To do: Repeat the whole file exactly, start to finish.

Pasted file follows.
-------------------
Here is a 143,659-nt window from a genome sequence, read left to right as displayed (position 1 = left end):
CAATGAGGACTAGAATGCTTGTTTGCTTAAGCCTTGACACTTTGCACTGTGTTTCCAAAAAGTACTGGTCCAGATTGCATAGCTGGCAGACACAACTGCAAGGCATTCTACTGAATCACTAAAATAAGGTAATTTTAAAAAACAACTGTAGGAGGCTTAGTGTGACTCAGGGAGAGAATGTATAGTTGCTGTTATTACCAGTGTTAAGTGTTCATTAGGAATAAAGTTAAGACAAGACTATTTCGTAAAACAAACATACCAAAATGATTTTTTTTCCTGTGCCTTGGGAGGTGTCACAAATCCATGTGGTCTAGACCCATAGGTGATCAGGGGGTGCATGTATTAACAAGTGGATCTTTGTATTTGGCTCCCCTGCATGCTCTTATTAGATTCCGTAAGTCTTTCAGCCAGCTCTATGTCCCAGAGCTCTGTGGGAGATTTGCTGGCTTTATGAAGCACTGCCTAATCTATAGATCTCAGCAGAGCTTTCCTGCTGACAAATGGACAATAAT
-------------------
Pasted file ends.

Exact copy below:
Here is a 143,659-nt window from a genome sequence, read left to right as displayed (position 1 = left end):
CAATGAGGACTAGAATGCTTGTTTGCTTAAGCCTTGACACTTTGCACTGTGTTTCCAAAAAGTACTGGTCCAGATTGCATAGCTGGCAGACACAACTGCAAGGCATTCTACTGAATCACTAAAATAAGGTAATTTTAAAAAACAACTGTAGGAGGCTTAGTGTGACTCAGGGAGAGAATGTATAGTTGCTGTTATTACCAGTGTTAAGTGTTCATTAGGAATAAAGTTAAGACAAGACTATTTCGTAAAACAAACATACCAAAATGATTTTTTTTCCTGTGCCTTGGGAGGTGTCACAAATCCATGTGGTCTAGACCCATAGGTGATCAGGGGGTGCATGTATTAACAAGTGGATCTTTGTATTTGGCTCCCCTGCATGCTCTTATTAGATTCCGTAAGTCTTTCAGCCAGCTCTATGTCCCAGAGCTCTGTGGGAGATTTGCTGGCTTTATGAAGCACTGCCTAATCTATAGATCTCAGCAGAGCTTTCCTGCTGACAAATGGACAATAAT